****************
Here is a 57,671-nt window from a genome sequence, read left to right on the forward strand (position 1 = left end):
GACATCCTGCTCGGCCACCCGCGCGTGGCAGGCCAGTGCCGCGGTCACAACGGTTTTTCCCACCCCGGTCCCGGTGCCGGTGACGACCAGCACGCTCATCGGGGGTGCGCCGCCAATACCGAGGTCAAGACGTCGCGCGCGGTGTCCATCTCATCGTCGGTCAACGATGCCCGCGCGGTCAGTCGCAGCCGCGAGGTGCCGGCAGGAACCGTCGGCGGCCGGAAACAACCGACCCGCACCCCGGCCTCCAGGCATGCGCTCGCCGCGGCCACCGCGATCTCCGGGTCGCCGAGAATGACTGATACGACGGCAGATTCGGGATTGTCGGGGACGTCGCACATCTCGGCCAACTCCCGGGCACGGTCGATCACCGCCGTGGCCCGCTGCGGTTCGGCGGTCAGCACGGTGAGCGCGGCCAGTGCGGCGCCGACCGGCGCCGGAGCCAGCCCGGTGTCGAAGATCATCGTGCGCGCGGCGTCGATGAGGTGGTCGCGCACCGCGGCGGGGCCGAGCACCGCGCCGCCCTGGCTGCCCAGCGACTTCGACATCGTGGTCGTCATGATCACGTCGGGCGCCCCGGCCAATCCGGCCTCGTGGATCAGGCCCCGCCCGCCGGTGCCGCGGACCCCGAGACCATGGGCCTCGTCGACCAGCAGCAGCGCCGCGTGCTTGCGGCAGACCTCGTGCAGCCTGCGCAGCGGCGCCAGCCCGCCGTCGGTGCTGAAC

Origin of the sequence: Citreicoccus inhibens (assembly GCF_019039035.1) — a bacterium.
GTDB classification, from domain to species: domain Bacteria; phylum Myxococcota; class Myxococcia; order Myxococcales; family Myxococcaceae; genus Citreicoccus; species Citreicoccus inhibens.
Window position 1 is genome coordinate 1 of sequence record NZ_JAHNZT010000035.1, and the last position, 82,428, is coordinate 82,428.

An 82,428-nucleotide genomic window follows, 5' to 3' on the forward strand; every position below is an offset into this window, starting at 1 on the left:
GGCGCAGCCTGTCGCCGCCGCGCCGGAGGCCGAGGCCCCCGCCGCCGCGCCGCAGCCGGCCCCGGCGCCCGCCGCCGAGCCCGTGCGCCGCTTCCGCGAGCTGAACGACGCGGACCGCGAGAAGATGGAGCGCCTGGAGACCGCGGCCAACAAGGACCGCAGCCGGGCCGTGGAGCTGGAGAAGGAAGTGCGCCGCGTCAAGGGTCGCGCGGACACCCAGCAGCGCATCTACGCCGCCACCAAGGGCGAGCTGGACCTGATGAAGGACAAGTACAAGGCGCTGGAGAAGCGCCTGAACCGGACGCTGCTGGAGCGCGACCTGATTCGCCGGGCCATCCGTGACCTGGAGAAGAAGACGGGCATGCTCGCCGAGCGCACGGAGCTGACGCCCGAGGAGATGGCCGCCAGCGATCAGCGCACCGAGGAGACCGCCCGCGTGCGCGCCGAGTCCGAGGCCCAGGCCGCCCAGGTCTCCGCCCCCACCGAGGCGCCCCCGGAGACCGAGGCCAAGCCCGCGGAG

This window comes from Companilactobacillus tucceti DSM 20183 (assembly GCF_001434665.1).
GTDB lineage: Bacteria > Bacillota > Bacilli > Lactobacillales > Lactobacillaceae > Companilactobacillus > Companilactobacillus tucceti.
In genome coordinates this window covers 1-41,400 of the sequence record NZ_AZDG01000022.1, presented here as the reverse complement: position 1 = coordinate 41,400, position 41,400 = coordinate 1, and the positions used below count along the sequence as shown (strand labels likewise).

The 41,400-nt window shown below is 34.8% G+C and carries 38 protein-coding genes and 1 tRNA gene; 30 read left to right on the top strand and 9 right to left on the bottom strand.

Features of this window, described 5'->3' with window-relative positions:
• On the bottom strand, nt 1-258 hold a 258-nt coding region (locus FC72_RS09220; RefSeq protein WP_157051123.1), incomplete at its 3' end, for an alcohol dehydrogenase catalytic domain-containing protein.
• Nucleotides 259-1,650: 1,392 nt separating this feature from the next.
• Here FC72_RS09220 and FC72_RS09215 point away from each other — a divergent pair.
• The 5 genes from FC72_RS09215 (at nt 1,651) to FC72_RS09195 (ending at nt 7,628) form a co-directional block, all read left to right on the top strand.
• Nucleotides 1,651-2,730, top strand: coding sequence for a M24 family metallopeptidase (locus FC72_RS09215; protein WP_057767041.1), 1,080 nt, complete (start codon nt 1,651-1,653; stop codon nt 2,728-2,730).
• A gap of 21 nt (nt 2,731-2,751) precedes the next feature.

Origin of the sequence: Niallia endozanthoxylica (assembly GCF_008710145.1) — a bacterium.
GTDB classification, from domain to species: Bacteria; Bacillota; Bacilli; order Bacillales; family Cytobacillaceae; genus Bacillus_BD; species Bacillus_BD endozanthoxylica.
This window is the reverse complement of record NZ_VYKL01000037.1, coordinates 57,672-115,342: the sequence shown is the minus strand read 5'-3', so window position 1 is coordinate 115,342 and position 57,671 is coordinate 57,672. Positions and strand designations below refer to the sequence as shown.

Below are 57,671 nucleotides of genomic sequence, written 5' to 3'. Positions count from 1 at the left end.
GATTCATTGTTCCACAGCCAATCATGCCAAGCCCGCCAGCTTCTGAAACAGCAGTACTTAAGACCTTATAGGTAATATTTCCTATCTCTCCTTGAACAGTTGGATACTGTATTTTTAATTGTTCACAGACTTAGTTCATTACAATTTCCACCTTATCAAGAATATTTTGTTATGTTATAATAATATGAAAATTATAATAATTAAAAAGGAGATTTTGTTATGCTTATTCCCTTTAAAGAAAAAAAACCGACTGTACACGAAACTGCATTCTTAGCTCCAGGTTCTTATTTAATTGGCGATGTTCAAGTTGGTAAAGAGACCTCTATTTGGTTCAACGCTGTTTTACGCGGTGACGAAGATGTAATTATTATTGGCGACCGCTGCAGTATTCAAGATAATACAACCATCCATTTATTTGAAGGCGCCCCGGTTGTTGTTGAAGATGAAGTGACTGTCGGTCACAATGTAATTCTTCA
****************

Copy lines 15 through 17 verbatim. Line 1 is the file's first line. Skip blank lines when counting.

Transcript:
• Here FC72_RS09220 and FC72_RS09215 point away from each other — a divergent pair.
• The 5 genes from FC72_RS09215 (at nt 1,651) to FC72_RS09195 (ending at nt 7,628) form a co-directional block, all read left to right on the top strand.
• Nucleotides 1,651-2,730, top strand: coding sequence for a M24 family metallopeptidase (locus FC72_RS09215; protein WP_057767041.1), 1,080 nt, complete (start codon nt 1,651-1,653; stop codon nt 2,728-2,730).